29 October 2018
High-quality and accurate sequencing data from the iSeq, in combination with extensive epidemiological findings, enabled local scientists to analyze transmission patterns and trace the origin of the outbreak.
With the exception of a few lab power outages, the iSeq was running full-force, performing end-to-end next generation sequencing (NGS) reactions using a targeted enrichment strategy that combines a stranded RNA-seq preparation followed by an in-solution hybridization enrichment reaction. While sequencing was underway, Catherine Pratt was training local scientists on proper sequencing techniques and protocols. All this work yielded high-quality, accurate data to characterize the strain responsible for the EVD outbreak.
The first EVD case was identified in May 2018 in the Bikoro health zone, in the Équateur Province. By the time July rolled around, 54 people were infected in three zones - Bikoro, Iboko, and Wangata – and 33 people lost their lives. At the culmination of July everyone breathed a sigh of relief, the outbreak was declared over and first responders from abroad started to pack up and leave Kinshasa. Merely one week later, on August 1, a second outbreak was detected in the region of North Kivu, 2000 km east from the Équateur Province.
The newly established field sequencing capabilities at the INRB were put to the test and enabled a prompt response to the new outbreak. Dr. Muyemebe and his team were able to generate actionable data within four days of sample receipt. The data demonstrated that the North Kivu outbreak was unrelated to the recent outbreak in the Équateur Province.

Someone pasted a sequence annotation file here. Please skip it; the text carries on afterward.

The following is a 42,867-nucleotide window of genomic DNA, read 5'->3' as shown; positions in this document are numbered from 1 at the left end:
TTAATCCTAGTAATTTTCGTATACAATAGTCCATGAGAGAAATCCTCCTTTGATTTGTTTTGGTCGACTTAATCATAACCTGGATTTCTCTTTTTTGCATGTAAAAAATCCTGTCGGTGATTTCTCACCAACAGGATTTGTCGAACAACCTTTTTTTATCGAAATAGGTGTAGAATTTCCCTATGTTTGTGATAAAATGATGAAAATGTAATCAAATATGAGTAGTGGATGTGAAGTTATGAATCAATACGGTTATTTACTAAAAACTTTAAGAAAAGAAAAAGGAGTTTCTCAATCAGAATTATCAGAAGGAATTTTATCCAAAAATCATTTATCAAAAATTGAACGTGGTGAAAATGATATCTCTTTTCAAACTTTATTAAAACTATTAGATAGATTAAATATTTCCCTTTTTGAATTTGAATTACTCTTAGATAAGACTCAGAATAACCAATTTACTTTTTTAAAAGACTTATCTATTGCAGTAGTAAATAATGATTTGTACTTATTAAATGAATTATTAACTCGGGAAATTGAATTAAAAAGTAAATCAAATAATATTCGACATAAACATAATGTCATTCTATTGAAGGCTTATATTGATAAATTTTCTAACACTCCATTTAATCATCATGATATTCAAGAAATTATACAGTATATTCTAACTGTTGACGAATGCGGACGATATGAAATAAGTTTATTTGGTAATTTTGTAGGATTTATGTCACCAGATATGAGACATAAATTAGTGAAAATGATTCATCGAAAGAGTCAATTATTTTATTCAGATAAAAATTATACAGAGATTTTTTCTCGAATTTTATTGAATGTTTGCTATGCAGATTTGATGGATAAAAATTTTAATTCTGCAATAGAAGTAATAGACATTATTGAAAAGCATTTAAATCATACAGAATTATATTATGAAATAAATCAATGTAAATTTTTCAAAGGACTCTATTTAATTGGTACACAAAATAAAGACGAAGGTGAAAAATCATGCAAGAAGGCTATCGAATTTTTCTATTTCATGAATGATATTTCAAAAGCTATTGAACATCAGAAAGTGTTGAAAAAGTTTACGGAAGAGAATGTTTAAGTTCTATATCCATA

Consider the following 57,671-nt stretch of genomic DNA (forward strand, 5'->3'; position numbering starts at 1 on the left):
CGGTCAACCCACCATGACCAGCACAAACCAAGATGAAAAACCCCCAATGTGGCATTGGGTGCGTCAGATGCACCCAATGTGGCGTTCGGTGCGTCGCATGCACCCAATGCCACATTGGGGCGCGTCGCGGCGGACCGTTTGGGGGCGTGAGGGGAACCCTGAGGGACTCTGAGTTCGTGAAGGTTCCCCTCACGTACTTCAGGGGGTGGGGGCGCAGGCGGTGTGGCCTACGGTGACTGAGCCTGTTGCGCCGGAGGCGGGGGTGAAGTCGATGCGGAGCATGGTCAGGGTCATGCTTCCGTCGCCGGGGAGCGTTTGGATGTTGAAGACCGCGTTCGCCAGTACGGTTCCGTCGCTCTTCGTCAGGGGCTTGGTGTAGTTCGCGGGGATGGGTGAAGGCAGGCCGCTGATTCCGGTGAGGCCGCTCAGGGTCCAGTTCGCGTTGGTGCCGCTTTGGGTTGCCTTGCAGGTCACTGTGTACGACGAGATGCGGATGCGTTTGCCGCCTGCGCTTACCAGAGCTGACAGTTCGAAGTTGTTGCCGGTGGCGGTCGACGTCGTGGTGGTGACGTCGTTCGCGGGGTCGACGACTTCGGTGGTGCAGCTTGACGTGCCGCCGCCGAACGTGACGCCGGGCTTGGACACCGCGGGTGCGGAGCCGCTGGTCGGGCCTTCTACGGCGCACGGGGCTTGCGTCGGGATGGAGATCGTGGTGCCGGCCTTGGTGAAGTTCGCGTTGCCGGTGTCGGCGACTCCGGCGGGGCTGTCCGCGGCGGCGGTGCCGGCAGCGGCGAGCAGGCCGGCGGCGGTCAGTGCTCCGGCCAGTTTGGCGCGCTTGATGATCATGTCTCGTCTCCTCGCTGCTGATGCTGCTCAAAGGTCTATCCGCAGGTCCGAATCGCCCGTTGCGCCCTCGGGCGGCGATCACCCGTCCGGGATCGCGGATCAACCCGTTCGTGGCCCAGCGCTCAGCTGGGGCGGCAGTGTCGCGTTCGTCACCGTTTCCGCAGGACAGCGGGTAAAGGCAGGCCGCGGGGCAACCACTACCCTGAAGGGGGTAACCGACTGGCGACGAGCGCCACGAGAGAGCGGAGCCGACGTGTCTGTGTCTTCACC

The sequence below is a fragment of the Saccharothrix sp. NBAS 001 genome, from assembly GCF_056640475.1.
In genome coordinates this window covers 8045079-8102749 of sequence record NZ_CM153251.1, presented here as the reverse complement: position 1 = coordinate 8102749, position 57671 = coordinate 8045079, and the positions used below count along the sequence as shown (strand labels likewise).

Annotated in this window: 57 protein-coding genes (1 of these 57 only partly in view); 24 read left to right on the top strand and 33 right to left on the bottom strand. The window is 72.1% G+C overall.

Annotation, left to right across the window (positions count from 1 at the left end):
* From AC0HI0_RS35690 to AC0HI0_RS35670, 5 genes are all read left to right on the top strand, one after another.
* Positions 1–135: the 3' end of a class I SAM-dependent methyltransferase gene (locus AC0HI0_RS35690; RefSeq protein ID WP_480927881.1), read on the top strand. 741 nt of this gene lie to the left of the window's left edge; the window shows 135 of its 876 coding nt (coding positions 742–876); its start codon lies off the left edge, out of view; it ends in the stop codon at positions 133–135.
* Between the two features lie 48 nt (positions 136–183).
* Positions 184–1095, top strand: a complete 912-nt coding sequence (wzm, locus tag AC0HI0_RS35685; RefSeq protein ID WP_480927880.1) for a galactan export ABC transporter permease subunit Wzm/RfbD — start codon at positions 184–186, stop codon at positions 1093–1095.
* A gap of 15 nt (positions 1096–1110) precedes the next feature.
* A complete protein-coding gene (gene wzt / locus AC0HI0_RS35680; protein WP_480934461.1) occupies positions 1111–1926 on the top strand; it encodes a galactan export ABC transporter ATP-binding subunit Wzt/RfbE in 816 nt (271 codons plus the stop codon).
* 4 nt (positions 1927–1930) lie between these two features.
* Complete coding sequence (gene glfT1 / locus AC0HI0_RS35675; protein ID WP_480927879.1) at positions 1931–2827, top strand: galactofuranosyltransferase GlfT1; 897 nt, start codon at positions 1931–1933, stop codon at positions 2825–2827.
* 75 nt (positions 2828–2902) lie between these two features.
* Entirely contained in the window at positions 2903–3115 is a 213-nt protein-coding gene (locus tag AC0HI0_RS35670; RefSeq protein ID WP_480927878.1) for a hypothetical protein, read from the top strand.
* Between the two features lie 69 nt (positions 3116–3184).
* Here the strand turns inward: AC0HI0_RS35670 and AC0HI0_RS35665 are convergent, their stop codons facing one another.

The iSeq provided timely, crucial information: the viral strain was verified, and this information helped the scientists determine their next steps in response to the outbreak. High-quality and accurate sequencing data from the iSeq, in combination with extensive epidemiological findings, enabled local scientists to analyze transmission patterns and trace the origin of the outbreak. The addition of Illumina technology helped to power an effective response to this public health crisis.
Wiley’s goal is to create a network of trained scientists throughout Africa so that the response to public health epidemics can be conducted locally and expeditiously. “The new reality is that you don’t need to send samples to fancy genome centers to conduct this work; the scope of where sequencing can be performed has expanded considerably. The protocols and reagents for processing samples are much more user friendly and the sequencers more portable. This all results in generating data and results faster and enabling NGS to become another tool for outbreak response,” he said.
And, as for Illumina, we’re proud to support these initiatives throughout Africa by building sequencers that unlock the human (and viral) genome to improve health.
*The information contained in this article does not necessarily reflect the position or the policy of the Government and no official endorsement should be inferred.